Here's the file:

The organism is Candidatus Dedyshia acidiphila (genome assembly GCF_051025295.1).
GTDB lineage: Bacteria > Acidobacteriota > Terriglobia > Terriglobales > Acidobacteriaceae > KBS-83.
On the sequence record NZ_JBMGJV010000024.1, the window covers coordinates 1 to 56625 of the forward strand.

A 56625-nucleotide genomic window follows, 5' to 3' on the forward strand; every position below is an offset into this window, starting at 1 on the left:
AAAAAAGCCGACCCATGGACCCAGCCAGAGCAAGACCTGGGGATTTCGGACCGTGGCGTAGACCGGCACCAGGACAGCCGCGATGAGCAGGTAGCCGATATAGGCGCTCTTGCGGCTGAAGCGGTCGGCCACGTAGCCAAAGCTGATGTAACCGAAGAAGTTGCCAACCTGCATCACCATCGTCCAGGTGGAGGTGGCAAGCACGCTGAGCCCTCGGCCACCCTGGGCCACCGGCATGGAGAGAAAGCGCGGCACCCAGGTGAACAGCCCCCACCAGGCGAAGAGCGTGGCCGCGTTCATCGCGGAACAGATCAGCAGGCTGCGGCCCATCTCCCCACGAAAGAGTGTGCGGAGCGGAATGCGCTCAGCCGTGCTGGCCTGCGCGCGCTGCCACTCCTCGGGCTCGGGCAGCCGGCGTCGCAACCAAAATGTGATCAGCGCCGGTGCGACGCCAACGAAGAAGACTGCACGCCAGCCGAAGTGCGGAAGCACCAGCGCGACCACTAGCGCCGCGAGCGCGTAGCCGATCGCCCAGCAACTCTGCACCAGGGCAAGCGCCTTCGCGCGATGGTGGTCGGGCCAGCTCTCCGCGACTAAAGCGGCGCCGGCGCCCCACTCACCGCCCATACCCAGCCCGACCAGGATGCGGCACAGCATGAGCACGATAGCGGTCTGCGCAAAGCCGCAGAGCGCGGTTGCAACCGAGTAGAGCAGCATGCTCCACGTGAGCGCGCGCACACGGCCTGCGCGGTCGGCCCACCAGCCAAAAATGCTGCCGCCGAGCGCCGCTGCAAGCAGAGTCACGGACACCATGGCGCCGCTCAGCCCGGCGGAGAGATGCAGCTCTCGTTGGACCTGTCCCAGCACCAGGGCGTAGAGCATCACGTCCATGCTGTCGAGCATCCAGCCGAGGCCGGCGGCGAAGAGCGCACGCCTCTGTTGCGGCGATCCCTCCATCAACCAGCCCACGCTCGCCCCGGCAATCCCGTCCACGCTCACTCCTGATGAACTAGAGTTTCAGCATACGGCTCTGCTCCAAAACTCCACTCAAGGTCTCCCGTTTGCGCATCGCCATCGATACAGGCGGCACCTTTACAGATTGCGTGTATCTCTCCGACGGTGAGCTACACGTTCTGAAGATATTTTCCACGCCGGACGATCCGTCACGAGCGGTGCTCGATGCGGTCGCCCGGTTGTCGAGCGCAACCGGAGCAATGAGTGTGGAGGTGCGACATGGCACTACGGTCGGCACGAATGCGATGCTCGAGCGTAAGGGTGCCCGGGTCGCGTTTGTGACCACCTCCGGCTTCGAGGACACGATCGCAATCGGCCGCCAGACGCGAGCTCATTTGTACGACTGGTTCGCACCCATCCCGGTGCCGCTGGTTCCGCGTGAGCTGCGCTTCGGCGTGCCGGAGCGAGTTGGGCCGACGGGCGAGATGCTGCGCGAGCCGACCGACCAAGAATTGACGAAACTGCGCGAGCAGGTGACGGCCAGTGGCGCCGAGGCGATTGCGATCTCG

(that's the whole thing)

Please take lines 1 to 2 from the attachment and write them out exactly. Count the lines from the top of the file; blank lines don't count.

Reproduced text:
The organism is Candidatus Dedyshia acidiphila (genome assembly GCF_051025295.1).
GTDB lineage: Bacteria > Acidobacteriota > Terriglobia > Terriglobales > Acidobacteriaceae > KBS-83.